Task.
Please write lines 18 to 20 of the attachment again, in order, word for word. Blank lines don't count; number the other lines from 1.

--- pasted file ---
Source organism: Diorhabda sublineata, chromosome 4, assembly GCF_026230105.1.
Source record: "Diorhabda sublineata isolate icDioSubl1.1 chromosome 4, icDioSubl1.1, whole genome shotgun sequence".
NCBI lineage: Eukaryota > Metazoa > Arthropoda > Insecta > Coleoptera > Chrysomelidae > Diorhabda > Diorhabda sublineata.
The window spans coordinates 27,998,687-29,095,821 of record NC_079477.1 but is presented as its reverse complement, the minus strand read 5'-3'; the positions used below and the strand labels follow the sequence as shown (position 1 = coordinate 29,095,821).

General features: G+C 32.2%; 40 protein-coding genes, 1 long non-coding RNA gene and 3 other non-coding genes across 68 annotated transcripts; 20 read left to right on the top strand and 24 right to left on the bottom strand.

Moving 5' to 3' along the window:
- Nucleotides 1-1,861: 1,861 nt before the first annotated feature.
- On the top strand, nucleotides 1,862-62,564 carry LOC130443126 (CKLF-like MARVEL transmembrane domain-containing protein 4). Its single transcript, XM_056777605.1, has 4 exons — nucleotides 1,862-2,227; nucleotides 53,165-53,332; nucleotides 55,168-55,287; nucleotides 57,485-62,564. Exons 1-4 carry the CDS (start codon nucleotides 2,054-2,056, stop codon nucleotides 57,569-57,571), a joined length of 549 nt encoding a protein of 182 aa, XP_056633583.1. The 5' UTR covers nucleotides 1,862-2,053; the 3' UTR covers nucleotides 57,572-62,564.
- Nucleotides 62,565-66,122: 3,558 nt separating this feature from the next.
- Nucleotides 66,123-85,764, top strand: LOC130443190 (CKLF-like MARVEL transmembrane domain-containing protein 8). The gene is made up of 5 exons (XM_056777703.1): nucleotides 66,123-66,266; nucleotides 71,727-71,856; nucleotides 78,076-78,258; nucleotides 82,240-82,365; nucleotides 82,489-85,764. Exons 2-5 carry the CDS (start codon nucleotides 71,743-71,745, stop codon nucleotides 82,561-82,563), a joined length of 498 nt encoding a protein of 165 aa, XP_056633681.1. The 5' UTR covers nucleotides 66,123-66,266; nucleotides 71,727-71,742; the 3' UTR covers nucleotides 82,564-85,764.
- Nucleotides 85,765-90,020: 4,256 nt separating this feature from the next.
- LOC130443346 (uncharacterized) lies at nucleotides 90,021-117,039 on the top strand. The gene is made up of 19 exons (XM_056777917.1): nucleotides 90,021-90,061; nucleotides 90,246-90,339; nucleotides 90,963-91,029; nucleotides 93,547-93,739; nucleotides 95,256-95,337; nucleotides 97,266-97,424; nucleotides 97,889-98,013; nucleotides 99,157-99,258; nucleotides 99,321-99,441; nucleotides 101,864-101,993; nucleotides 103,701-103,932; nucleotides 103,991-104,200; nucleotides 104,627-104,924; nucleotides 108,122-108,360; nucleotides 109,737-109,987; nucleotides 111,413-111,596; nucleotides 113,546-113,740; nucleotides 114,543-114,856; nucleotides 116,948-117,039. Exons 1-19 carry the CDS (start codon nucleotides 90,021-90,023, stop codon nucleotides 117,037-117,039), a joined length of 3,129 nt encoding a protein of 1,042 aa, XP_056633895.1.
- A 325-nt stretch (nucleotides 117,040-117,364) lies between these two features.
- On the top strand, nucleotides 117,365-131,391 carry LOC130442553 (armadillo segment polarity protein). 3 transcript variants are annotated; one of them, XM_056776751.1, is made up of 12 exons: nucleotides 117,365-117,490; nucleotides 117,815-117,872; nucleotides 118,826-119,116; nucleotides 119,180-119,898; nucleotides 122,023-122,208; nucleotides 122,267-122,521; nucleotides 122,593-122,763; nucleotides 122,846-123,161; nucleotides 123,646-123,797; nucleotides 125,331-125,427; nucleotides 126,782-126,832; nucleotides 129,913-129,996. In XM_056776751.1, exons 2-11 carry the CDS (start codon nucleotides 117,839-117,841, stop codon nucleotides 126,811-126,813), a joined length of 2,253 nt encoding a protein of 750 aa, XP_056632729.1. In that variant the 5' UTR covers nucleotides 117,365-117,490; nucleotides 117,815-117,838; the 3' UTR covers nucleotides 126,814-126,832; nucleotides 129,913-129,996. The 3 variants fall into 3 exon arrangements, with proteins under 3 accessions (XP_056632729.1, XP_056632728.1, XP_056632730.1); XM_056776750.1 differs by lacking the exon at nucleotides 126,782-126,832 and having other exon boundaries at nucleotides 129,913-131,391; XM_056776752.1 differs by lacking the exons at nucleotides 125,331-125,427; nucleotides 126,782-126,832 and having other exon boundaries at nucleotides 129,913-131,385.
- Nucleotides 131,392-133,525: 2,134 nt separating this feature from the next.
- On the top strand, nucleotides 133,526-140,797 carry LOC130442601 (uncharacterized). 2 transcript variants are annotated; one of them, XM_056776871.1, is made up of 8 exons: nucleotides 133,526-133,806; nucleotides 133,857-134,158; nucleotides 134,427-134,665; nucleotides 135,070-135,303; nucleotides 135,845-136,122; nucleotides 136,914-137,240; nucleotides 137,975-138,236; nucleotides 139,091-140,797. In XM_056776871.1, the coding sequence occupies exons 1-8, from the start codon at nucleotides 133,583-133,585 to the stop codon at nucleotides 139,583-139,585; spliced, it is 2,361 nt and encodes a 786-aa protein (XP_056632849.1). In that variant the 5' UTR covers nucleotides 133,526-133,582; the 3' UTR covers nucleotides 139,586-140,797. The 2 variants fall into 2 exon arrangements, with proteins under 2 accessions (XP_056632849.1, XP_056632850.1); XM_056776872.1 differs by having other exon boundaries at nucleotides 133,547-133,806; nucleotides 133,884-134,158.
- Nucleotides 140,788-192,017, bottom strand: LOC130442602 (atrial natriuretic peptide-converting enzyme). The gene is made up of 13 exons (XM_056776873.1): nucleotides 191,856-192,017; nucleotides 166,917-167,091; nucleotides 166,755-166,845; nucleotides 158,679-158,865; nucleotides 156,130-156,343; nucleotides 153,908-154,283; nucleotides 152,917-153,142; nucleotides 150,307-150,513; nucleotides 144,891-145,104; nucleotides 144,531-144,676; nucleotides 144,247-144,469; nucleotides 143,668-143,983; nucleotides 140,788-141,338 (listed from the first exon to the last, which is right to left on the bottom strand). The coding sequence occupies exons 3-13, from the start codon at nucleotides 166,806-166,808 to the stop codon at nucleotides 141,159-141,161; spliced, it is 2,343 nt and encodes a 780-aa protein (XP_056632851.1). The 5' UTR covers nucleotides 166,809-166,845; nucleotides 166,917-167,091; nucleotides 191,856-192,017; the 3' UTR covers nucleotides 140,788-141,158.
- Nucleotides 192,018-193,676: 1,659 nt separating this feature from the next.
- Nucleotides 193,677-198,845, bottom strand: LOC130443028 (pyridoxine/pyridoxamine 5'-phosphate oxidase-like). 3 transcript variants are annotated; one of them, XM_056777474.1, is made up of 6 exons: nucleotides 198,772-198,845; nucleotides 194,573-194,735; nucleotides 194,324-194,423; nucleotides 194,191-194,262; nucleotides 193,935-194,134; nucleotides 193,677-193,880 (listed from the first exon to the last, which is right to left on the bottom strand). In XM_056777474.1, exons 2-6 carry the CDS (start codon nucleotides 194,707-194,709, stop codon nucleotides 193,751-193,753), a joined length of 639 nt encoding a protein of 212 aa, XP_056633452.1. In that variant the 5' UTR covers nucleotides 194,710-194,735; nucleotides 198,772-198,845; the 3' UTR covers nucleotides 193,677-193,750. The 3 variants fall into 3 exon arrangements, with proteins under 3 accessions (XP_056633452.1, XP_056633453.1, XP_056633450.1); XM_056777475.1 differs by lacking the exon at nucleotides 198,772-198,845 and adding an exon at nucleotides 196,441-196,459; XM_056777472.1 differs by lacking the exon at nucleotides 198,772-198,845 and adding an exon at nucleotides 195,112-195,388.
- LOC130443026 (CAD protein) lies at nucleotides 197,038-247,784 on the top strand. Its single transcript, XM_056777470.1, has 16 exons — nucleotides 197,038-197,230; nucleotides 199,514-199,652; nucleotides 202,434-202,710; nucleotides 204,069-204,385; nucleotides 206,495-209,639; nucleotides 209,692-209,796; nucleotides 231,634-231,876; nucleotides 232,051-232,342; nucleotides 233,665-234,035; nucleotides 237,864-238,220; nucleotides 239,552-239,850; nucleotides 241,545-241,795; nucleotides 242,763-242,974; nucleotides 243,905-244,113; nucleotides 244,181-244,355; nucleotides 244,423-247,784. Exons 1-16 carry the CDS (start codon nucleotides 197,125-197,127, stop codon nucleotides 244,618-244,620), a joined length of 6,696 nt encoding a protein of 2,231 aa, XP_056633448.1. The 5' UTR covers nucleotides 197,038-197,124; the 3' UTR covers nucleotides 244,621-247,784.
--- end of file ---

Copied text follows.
- Nucleotides 192,018-193,676: 1,659 nt separating this feature from the next.
- Nucleotides 193,677-198,845, bottom strand: LOC130443028 (pyridoxine/pyridoxamine 5'-phosphate oxidase-like). 3 transcript variants are annotated; one of them, XM_056777474.1, is made up of 6 exons: nucleotides 198,772-198,845; nucleotides 194,573-194,735; nucleotides 194,324-194,423; nucleotides 194,191-194,262; nucleotides 193,935-194,134; nucleotides 193,677-193,880 (listed from the first exon to the last, which is right to left on the bottom strand). In XM_056777474.1, exons 2-6 carry the CDS (start codon nucleotides 194,707-194,709, stop codon nucleotides 193,751-193,753), a joined length of 639 nt encoding a protein of 212 aa, XP_056633452.1. In that variant the 5' UTR covers nucleotides 194,710-194,735; nucleotides 198,772-198,845; the 3' UTR covers nucleotides 193,677-193,750. The 3 variants fall into 3 exon arrangements, with proteins under 3 accessions (XP_056633452.1, XP_056633453.1, XP_056633450.1); XM_056777475.1 differs by lacking the exon at nucleotides 198,772-198,845 and adding an exon at nucleotides 196,441-196,459; XM_056777472.1 differs by lacking the exon at nucleotides 198,772-198,845 and adding an exon at nucleotides 195,112-195,388.
- LOC130443026 (CAD protein) lies at nucleotides 197,038-247,784 on the top strand. Its single transcript, XM_056777470.1, has 16 exons — nucleotides 197,038-197,230; nucleotides 199,514-199,652; nucleotides 202,434-202,710; nucleotides 204,069-204,385; nucleotides 206,495-209,639; nucleotides 209,692-209,796; nucleotides 231,634-231,876; nucleotides 232,051-232,342; nucleotides 233,665-234,035; nucleotides 237,864-238,220; nucleotides 239,552-239,850; nucleotides 241,545-241,795; nucleotides 242,763-242,974; nucleotides 243,905-244,113; nucleotides 244,181-244,355; nucleotides 244,423-247,784. Exons 1-16 carry the CDS (start codon nucleotides 197,125-197,127, stop codon nucleotides 244,618-244,620), a joined length of 6,696 nt encoding a protein of 2,231 aa, XP_056633448.1. The 5' UTR covers nucleotides 197,038-197,124; the 3' UTR covers nucleotides 244,621-247,784.